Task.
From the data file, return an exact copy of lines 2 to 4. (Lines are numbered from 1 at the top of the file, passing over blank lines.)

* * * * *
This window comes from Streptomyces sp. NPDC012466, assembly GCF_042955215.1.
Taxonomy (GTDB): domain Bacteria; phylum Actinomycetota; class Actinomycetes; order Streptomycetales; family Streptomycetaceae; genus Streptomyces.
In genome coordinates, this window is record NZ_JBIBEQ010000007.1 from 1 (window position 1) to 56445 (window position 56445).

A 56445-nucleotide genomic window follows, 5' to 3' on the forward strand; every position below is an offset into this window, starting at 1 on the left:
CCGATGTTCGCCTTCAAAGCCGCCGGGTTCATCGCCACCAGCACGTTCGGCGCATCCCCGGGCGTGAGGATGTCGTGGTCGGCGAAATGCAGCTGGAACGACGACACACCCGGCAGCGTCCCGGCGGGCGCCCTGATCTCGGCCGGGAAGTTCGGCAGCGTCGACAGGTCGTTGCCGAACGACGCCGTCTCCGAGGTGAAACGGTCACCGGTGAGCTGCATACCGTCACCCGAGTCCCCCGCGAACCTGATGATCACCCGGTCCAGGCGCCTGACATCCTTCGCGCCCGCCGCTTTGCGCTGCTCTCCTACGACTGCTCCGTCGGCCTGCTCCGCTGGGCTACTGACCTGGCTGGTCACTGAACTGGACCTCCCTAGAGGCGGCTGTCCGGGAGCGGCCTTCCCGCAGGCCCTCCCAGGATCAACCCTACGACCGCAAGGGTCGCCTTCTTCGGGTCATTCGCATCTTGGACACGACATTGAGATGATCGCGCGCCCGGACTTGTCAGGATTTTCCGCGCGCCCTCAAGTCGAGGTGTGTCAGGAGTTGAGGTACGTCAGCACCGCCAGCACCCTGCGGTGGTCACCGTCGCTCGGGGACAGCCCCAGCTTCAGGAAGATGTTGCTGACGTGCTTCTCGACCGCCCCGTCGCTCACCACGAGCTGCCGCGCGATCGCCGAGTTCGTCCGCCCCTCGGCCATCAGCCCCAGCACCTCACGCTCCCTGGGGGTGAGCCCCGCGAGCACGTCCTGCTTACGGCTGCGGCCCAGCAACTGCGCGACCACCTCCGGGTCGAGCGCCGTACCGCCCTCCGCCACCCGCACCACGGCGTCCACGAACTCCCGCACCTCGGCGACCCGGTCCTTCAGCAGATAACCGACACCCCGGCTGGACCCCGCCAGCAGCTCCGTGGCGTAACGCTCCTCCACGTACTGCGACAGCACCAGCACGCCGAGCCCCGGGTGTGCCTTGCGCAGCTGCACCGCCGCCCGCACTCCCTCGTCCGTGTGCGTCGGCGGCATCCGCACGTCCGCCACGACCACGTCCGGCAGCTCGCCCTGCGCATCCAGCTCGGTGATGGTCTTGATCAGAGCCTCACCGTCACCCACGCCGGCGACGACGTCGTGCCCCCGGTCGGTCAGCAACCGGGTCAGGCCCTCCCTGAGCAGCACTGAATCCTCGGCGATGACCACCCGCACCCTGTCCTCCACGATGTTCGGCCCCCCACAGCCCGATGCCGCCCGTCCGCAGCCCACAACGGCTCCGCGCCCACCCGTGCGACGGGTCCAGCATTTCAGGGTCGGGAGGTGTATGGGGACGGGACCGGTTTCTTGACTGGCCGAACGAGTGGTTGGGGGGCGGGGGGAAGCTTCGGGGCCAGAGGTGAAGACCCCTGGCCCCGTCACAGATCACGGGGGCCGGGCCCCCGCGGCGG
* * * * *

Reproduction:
Taxonomy (GTDB): domain Bacteria; phylum Actinomycetota; class Actinomycetes; order Streptomycetales; family Streptomycetaceae; genus Streptomyces.
In genome coordinates, this window is record NZ_JBIBEQ010000007.1 from 1 (window position 1) to 56445 (window position 56445).

A 56445-nucleotide genomic window follows, 5' to 3' on the forward strand; every position below is an offset into this window, starting at 1 on the left: